The Competition: Consumers Looking To Supercenters

As U.S consumers are shopping and buying less in a troubled economy, they’re increasingly relying on supercenters for their needs, according a new report from The Nielsen Company.

Nielsen’s analysis of 2008 unit sales shows budget-conscious consumers increased their supercenter spending across nearly every department, including dairy, dry grocery and prescription drugs.

The Nielsen research showed the supercenter channel was the only retail channel to post overall unit sales growth at 1%.

While four retail channels (drug stores, supercenters, club stores and dollar stores) recorded sales gains from consumers shifting department purchases across channels, these gains were offset by consumers cutting back on purchases for an overall decline in unit sales, the report said.

“Mass merchandisers and grocery stores are feeling the impact of the supercenter,” said Todd Hale, senior vice president of Consumer & Shopper Insights at Nielsen. “Where we really start to see the expanding reach of the supercenter is in grocery, where a shift is occurring in everything from dairy and produce to meat and frozen foods. While the grocery channel has traditionally been viewed as recession-resistant, it is not recession-proof.”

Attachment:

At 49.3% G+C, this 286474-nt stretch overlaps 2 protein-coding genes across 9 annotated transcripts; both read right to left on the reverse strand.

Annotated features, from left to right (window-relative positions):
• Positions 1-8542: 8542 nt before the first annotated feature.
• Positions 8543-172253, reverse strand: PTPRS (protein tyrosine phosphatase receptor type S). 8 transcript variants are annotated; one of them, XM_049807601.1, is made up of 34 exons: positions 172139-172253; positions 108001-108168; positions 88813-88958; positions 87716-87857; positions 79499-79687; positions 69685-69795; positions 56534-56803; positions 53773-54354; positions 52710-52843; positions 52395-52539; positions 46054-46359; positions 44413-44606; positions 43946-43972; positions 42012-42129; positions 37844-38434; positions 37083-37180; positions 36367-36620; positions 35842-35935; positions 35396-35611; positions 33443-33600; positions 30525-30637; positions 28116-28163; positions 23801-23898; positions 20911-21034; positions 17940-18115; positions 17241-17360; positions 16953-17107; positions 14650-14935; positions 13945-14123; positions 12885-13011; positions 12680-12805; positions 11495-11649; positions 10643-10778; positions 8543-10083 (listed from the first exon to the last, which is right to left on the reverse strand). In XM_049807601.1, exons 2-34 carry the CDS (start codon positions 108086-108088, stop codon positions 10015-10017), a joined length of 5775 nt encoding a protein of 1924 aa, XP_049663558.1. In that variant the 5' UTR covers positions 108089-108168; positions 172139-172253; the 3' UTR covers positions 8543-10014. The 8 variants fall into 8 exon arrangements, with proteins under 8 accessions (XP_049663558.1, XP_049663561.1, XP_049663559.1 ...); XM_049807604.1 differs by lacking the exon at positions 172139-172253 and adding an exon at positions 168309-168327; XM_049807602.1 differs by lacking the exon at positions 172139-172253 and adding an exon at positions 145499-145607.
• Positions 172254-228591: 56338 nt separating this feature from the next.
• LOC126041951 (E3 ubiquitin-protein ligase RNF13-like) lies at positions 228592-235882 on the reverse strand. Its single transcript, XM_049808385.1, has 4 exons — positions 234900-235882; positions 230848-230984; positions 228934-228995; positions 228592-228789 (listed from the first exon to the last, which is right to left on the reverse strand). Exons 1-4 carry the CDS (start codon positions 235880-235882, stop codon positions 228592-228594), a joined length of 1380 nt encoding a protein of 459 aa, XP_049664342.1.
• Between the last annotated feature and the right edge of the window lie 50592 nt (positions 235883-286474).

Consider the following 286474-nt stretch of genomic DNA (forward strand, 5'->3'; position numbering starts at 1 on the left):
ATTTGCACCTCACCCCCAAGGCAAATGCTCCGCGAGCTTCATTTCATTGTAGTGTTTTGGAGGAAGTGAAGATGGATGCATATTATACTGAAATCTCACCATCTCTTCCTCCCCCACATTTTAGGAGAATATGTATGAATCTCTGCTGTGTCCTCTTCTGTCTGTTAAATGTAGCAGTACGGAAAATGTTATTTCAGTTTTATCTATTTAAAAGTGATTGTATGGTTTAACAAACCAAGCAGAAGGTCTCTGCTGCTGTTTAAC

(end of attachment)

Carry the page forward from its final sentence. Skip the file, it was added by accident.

Tens of thousands of conveniently located grocery stores helped some grocers grab general merchandise sales from mass merchandisers, dollar stores and other channels, the Nielsen report said, adding that some grocers also experience prescription drug shifting gains from drug stores.

As it relates to the convenience channel, grocery promotions tying in-store spending to discounted gas prices allowed the grocery channel to capture some sales from convenience and gas retailers.

“Grocery stores have found gas promotion tie-ins to be very successful in capturing shopper trips, especially when high gas prices were putting a serious crimp on consumer spending for the first eight months of the year,” Hale said.

Warehouse clubs and dollar stores have also reaped significant benefits from a recession-minded consumer base. Warehouse clubs saw increases across the board, while dollar stores racked up gains in all but two departments – – general merchandise and health and beauty aids.

“Consumers continue to look for ways to stretch their dollar, and in some areas, that means shifting their spending in traditional grocery departments such as frozen and dry goods to warehouse clubs and dollar stores,” said Hale. “That said, the positive shifting trends for the warehouse and dollar channels are not enough to offset losses due to consumers simply cutting back in this difficult economy.”

Not surprisingly, most major industries are struggling with lower consumer spending and will continue to do so as unemployment increases in 2009, the report said.


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